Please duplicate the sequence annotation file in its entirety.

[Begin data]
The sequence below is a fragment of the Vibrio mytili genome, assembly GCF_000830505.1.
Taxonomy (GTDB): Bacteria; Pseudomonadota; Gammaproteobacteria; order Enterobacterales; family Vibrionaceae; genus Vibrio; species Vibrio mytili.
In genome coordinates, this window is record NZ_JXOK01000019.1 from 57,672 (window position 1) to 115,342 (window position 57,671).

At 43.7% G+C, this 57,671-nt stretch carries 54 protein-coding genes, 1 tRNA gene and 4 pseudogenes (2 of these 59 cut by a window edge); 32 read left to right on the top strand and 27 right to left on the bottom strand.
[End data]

The sequence below is a fragment of the Vibrio mytili genome, assembly GCF_000830505.1.
Taxonomy (GTDB): Bacteria; Pseudomonadota; Gammaproteobacteria; order Enterobacterales; family Vibrionaceae; genus Vibrio; species Vibrio mytili.
In genome coordinates, this window is record NZ_JXOK01000019.1 from 57,672 (window position 1) to 115,342 (window position 57,671).

At 43.7% G+C, this 57,671-nt stretch carries 54 protein-coding genes, 1 tRNA gene and 4 pseudogenes (2 of these 59 cut by a window edge); 32 read left to right on the top strand and 27 right to left on the bottom strand.